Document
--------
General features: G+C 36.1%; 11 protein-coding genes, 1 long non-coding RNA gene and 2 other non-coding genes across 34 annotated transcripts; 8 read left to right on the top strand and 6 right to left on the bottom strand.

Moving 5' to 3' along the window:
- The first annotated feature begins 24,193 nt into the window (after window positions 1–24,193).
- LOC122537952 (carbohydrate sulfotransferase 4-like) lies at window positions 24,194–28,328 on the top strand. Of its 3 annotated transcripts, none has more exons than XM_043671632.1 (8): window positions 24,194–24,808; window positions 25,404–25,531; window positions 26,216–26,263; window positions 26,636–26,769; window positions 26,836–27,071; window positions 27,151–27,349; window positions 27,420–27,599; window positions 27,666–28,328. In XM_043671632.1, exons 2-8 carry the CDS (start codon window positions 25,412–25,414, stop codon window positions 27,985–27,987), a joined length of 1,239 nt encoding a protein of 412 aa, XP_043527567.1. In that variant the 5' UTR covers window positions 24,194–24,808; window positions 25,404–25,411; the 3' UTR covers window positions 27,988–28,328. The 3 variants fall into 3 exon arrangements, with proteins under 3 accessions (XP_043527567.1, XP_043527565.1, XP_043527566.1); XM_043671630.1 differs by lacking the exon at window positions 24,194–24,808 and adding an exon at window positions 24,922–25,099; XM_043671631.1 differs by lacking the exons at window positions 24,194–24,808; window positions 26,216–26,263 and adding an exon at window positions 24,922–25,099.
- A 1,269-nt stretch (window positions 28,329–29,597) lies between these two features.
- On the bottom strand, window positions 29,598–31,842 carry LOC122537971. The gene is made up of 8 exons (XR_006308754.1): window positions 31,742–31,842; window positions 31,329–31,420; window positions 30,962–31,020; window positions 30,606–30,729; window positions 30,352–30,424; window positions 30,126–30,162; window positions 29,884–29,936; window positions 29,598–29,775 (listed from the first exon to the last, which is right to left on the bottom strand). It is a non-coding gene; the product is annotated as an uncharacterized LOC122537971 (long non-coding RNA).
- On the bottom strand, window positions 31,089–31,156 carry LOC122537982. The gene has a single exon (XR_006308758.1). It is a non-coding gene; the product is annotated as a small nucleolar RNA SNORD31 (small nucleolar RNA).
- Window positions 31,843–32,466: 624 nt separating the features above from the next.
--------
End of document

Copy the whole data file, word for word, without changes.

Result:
General features: G+C 36.1%; 11 protein-coding genes, 1 long non-coding RNA gene and 2 other non-coding genes across 34 annotated transcripts; 8 read left to right on the top strand and 6 right to left on the bottom strand.

Moving 5' to 3' along the window:
- The first annotated feature begins 24,193 nt into the window (after window positions 1–24,193).
- LOC122537952 (carbohydrate sulfotransferase 4-like) lies at window positions 24,194–28,328 on the top strand. Of its 3 annotated transcripts, none has more exons than XM_043671632.1 (8): window positions 24,194–24,808; window positions 25,404–25,531; window positions 26,216–26,263; window positions 26,636–26,769; window positions 26,836–27,071; window positions 27,151–27,349; window positions 27,420–27,599; window positions 27,666–28,328. In XM_043671632.1, exons 2-8 carry the CDS (start codon window positions 25,412–25,414, stop codon window positions 27,985–27,987), a joined length of 1,239 nt encoding a protein of 412 aa, XP_043527567.1. In that variant the 5' UTR covers window positions 24,194–24,808; window positions 25,404–25,411; the 3' UTR covers window positions 27,988–28,328. The 3 variants fall into 3 exon arrangements, with proteins under 3 accessions (XP_043527567.1, XP_043527565.1, XP_043527566.1); XM_043671630.1 differs by lacking the exon at window positions 24,194–24,808 and adding an exon at window positions 24,922–25,099; XM_043671631.1 differs by lacking the exons at window positions 24,194–24,808; window positions 26,216–26,263 and adding an exon at window positions 24,922–25,099.
- A 1,269-nt stretch (window positions 28,329–29,597) lies between these two features.
- On the bottom strand, window positions 29,598–31,842 carry LOC122537971. The gene is made up of 8 exons (XR_006308754.1): window positions 31,742–31,842; window positions 31,329–31,420; window positions 30,962–31,020; window positions 30,606–30,729; window positions 30,352–30,424; window positions 30,126–30,162; window positions 29,884–29,936; window positions 29,598–29,775 (listed from the first exon to the last, which is right to left on the bottom strand). It is a non-coding gene; the product is annotated as an uncharacterized LOC122537971 (long non-coding RNA).
- On the bottom strand, window positions 31,089–31,156 carry LOC122537982. The gene has a single exon (XR_006308758.1). It is a non-coding gene; the product is annotated as a small nucleolar RNA SNORD31 (small nucleolar RNA).
- Window positions 31,843–32,466: 624 nt separating the features above from the next.